Creatures 4 First Look Preview -- The Next Generation of Artificial/Adorable IntelligenceBy Sinan Kubba - Posted Sep 13, 2011
We saw many promising games at this year’s Gamescom, but few had as much heritage to boast as Creatures 4. The cutesy visuals of furry, gremlin-like critters belie a complex artificial life simulator which was first originally conceived in 1992 by Steve Grand, now a celebrated designer of robots. If you’re not familiar with the series, think of it like The Sims but with furry creatures called Norns and with more going on under the bonnet. Also, Creatures came out way before The Sims – just saying.
Nearly 20 years on, Grand is not involved with Creatures 4. Gameware has trusted Fishing Cactus with the long-awaited series reboot – you might remember the studio as one of the co-developers of Kinect game Fighters Uncaged – and in Cologne the team gave us an idea of what to expect.
Players will now cultivate and breed their lovable Norns in 3D for the first time, and on iOS platforms as well as PC and Macs. Another new and neat touch is that by using cloud tech they’ll also be able to load and save progress cross-platform. While I didn’t see an iOS version of the game in Cologne, I was assured that there’ll be no differences beyond visual fidelity between iOS and PC/Mac versions.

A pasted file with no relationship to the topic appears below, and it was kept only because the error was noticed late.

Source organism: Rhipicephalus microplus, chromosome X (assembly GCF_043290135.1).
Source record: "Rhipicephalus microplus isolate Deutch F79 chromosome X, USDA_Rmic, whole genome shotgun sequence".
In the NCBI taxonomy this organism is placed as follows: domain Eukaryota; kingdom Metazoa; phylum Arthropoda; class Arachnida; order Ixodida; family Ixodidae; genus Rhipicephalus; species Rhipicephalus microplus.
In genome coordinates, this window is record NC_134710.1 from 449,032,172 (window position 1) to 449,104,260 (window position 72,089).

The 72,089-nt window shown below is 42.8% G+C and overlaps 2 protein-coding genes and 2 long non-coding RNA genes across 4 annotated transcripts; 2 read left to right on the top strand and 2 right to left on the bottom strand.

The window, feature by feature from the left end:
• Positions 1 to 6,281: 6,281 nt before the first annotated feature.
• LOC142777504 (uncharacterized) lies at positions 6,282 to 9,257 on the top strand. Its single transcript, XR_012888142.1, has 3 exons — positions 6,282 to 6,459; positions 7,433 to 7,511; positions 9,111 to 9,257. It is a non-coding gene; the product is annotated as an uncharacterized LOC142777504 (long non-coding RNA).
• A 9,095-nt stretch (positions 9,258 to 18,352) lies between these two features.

The other major headline for Creatures 4 is that it will be free-to-play. Of course that means there will be in-game purchases, but Fishing Cactus will ensure that the system will only be based around spending money to progress quicker rather than denying content to free-to-play players.
Headlines aside, it’s in the cogs and gears of Creatures 4 that things get interesting. The focus in the new installment will be around largely genetic customization and training. Regarding the former, Creatures 4 will have a brand new procedurally generated fur system, meaning baby Norns will naturally inherit their parent’s phenotype. You can adjust the cosmetics at birth and with add-ons later on in the game, but it’s all inherently linked to the lines of deeper genetic coding within each creature.
I’ve seen a graph of some of the outcomes of this coding. It had things like fear, anger, sex drive, and even hunger for lipids. Different Norns like different foods based on the lipid, carb, and protein content, and will grow differently depending on how you feed and nurture them. As I said, there’s a lot going on beneath the surface with Creatures 4.
Maybe the most interesting aspect is the training by association. You can be nice or nasty to Norns, giving them a gentle stroke or slapping them like they stole your favorite sandwich. It’s when you do this that’s key, though. If you continue to punish a Norn whenever they eat, for example, then they’ll grow to associate food with pain, and they’ll start to not want to eat. If you stroke them whenever they play with a beach ball then they’ll want to play with beach balls all the time. It’s a clever facet, although the idea of creating anorexic Norns–dev’s choice of words, not mine–doesn’t appeal.
As for a release date, there remains no clear picture on that. I think that fans who’ve been waiting a decade for a major release in the series will somehow be able to hold on a little longer.